INTERACTIVE.The 5 biggest marathons in the world in numbers
Did you know ? We have to go back to the time of Antiquity in -490 BC to find a trace of the first marathon in history thanks to the Greek messenger Phidippides. He would have run from the city of Marathon to Athens for a distance of 40 km before dying of fatigue. But then why this famous distance of 42.195 km? It was not until 1908, during the London Olympics, that the distance was stopped. Indeed, the English royal family wanted the race to start at Windsor Castle and end at White City Stadium. That is a distance of 41.83 km separating Windsor from White City. It was necessary to add 3.218 km for the marathoners to finish their race at the feet of the royal family in front of the box of the stadium as desired. Following this change in distance and after several discussions, the official distance was definitely increased to 42.195 km in 1921. *
From the most extreme , to the most unusual , including the most urban and popular marathons in the US and outside of the US , Keeprunworld tells you more about the world’s biggest marathons! Ready, set, go !
The Boston Marathon is by far the oldest annual marathon among the seven major races of the year. It has been held since 1897 in the city of Massachussets. That is 110 years before the youngest, the Tokyo Marathon, the first edition of which was run on March 18, 2007. Between these two extremes, Berlin (1974), Paris (1976), Chicago (1977) and London (1981) complete the list.
In addition to being the oldest organized annually , having one of the richest history, it remains one of the most contested marathons on the planet.
Each year the battle is tough to hang on to this so prestigious victory and to join the lineage of great marathon runners who have left their mark on the Boston route and its famous hills.
It is also the most typical layout of this selection , with its famous bumps, its slightly downhill general profile and its straight course.
The highly variable weather conditions, including the wind, greatly influence the lap times. If Boston is generally a rather slow race, the 2011 edition thus saw the watches panic to see the Kenyan Mutaï winning in 2:03:02 ” (then the absolute best time over the distance, but not homologated due to the total gradient of the course) and the American Ryan Hall established in 2h04’58 ”the best national mark in 4th place.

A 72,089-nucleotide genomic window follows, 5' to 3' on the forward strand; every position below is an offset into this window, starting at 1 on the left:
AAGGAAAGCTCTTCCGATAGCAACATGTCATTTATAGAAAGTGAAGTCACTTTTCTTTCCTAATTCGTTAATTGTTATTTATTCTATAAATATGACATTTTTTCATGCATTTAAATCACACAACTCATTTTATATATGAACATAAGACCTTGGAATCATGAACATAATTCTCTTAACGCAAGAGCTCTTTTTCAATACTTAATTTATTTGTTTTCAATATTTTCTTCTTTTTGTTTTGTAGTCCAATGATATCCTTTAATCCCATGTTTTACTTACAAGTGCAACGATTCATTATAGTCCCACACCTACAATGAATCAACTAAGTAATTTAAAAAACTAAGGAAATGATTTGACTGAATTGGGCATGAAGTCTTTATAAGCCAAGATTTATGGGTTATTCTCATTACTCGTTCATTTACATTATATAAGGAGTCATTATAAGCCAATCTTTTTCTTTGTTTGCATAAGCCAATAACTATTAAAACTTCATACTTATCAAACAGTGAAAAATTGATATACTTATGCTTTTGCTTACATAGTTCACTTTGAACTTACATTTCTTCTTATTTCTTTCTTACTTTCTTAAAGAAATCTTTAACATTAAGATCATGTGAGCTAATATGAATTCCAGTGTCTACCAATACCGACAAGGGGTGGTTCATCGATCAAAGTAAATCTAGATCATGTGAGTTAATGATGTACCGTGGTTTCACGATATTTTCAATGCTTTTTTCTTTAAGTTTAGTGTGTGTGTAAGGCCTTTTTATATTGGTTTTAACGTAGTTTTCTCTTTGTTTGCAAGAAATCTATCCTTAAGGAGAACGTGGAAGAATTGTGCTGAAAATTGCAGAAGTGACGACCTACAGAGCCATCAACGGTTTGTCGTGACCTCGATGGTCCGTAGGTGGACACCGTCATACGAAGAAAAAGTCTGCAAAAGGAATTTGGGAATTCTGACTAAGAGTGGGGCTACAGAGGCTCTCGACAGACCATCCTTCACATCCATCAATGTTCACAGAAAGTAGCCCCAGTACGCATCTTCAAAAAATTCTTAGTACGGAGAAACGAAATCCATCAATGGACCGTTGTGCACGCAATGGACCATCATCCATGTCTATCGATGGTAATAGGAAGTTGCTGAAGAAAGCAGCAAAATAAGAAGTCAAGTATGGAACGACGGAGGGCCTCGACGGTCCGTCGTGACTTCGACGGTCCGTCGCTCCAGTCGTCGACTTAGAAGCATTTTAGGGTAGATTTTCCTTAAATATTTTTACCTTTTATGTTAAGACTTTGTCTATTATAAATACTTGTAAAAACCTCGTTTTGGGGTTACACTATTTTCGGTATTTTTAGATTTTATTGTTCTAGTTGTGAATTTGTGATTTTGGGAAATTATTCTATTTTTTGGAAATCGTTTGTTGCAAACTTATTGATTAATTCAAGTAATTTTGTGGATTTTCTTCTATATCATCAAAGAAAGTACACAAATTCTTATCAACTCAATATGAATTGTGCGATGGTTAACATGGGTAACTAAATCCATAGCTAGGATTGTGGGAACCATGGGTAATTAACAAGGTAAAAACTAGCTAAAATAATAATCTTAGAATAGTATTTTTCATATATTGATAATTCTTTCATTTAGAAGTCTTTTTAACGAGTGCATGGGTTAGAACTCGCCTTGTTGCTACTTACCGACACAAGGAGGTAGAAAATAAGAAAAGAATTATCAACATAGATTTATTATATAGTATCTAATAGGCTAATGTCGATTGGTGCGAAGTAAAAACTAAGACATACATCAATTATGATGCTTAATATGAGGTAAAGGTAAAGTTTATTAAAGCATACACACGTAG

Most popular: New York
With more than 60,000 runners at the start of the 2019 edition, the New York Marathon has once again established itself as the race with the most participants. The American city is well ahead of Paris (49,155) and London (41,262). The success rate at the finish is excellent for the 5 races, from 98.8% in New York to 96.5% in Tokyo.
The New York Marathon also attracts a large number of spectators. They are a little more than two million to follow the event each year. It is followed by Chicago (1.8 million in 2016) and Tokyo (around 1.5 million). Paris is clearly behind. For the fortieth edition this Sunday, 290,000 people are expected along the route.
In the calendar of runners, the Japanese capital comes first. The Tokyo Marathon is organized every year at the end of February.
The Tokyo Marathon is not historically the most important in Japan. The Fukuoka event holds this prize and was for a long time one of the flagship marathons on the planet.
But over the years, the race in the capital has established itself as a major international event. The lap times up front and the density of the performances are quite impressive and the popular fervor which surrounds the race is a reflection of the passion of the Japanese for the discipline.
The Fastest: Berlin
To beat the marathon world record, it is highly recommended to run in Berlin. Since the creation of the event, the best brand on the planet has fallen ten times in the German capital: seven times for men and three times for women. The reason ? The Berlin course is completely flat, unlike the other races, which offer a slight drop in height. The last six men’s records have been established there since 2003. The most recent: that of Kenyan Eliud Kipchoge, the current record holder with a time of 2 h 1 min 39 s in 2018. In women, Gladys Cherono retains hers since 2018 with a time of 2 h 18 min 11 s.
Largest fundraiser: London
The London marathon is the largest annual fundraising event in the world. Since its launch 39 years ago, runners have raised over $790 million for charity. The highest amount raised by a single runner was Steve Chalke who raised $2.33 million in 2011.